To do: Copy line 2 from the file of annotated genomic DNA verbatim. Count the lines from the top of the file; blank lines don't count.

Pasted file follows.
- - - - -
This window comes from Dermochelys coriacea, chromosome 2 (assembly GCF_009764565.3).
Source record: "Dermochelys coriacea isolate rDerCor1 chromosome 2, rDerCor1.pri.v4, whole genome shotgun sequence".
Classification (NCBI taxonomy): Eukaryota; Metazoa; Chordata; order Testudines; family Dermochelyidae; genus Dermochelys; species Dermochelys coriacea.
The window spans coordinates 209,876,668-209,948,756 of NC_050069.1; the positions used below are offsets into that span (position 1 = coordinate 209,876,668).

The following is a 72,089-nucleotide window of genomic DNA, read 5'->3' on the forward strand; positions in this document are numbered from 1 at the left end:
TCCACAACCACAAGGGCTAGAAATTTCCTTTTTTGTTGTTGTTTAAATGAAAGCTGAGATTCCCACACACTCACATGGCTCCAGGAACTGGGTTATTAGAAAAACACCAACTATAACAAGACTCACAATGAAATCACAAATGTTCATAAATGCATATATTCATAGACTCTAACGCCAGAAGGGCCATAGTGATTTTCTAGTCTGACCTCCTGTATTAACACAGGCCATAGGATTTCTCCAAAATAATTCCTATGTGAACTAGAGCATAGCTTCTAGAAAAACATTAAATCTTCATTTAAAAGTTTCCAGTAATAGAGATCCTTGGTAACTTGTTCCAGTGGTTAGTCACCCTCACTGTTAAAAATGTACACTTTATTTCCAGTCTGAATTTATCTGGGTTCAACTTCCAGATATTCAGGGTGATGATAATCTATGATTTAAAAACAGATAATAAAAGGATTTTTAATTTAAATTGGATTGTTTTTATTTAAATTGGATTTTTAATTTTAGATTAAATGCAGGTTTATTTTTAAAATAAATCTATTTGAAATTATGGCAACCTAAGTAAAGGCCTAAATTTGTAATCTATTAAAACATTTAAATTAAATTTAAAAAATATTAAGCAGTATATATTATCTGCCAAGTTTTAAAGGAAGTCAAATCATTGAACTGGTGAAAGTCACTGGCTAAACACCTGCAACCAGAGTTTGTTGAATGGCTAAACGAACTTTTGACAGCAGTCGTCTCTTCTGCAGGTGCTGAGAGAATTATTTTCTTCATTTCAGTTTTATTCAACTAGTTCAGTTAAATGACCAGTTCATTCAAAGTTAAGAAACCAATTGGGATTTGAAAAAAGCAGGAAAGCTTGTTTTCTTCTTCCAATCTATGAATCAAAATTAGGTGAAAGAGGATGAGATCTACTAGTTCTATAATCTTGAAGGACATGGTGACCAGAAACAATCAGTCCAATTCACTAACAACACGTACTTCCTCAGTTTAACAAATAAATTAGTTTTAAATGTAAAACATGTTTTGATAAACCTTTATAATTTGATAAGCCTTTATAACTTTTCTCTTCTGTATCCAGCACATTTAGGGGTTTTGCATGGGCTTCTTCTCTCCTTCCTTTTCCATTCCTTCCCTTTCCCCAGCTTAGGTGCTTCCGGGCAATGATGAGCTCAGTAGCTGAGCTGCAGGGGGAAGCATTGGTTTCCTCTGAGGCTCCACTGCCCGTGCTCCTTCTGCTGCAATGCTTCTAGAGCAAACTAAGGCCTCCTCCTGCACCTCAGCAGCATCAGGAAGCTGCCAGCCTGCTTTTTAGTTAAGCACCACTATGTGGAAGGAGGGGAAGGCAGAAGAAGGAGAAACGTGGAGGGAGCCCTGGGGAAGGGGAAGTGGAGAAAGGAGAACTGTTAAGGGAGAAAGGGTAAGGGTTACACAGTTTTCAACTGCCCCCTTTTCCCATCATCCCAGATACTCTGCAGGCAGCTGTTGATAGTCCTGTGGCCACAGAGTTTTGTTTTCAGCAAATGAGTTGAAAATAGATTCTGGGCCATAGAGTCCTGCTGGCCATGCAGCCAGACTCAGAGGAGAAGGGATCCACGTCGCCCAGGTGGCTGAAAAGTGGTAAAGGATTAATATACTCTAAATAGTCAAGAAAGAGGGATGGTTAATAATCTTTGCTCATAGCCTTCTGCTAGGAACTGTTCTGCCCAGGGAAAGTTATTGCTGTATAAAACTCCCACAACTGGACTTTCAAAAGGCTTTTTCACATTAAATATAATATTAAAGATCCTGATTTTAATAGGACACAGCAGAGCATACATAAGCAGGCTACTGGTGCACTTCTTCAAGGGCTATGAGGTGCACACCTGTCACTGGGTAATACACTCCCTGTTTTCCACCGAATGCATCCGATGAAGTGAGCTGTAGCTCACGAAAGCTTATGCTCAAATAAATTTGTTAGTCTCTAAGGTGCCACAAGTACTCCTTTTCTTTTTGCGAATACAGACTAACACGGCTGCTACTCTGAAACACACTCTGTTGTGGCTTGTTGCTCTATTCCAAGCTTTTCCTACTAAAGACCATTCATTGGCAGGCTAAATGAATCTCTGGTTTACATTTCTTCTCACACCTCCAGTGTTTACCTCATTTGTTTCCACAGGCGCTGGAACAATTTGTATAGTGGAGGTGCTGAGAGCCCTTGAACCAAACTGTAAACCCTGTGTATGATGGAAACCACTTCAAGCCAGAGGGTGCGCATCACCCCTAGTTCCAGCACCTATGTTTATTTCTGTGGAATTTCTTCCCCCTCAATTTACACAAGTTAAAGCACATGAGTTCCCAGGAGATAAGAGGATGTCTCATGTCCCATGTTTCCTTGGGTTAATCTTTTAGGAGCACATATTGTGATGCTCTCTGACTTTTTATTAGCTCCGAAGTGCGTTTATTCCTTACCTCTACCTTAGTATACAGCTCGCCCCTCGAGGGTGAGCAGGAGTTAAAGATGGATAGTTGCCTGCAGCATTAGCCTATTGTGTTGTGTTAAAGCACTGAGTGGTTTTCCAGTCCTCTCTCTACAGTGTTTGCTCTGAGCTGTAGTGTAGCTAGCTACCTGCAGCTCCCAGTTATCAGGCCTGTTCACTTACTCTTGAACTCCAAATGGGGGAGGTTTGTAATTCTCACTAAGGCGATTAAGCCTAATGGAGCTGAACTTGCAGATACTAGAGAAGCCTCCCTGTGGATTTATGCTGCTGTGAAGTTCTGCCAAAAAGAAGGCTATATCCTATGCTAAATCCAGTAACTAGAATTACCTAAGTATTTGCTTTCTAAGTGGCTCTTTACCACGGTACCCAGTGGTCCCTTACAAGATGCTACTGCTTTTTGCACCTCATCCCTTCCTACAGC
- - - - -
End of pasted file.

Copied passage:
Source record: "Dermochelys coriacea isolate rDerCor1 chromosome 2, rDerCor1.pri.v4, whole genome shotgun sequence".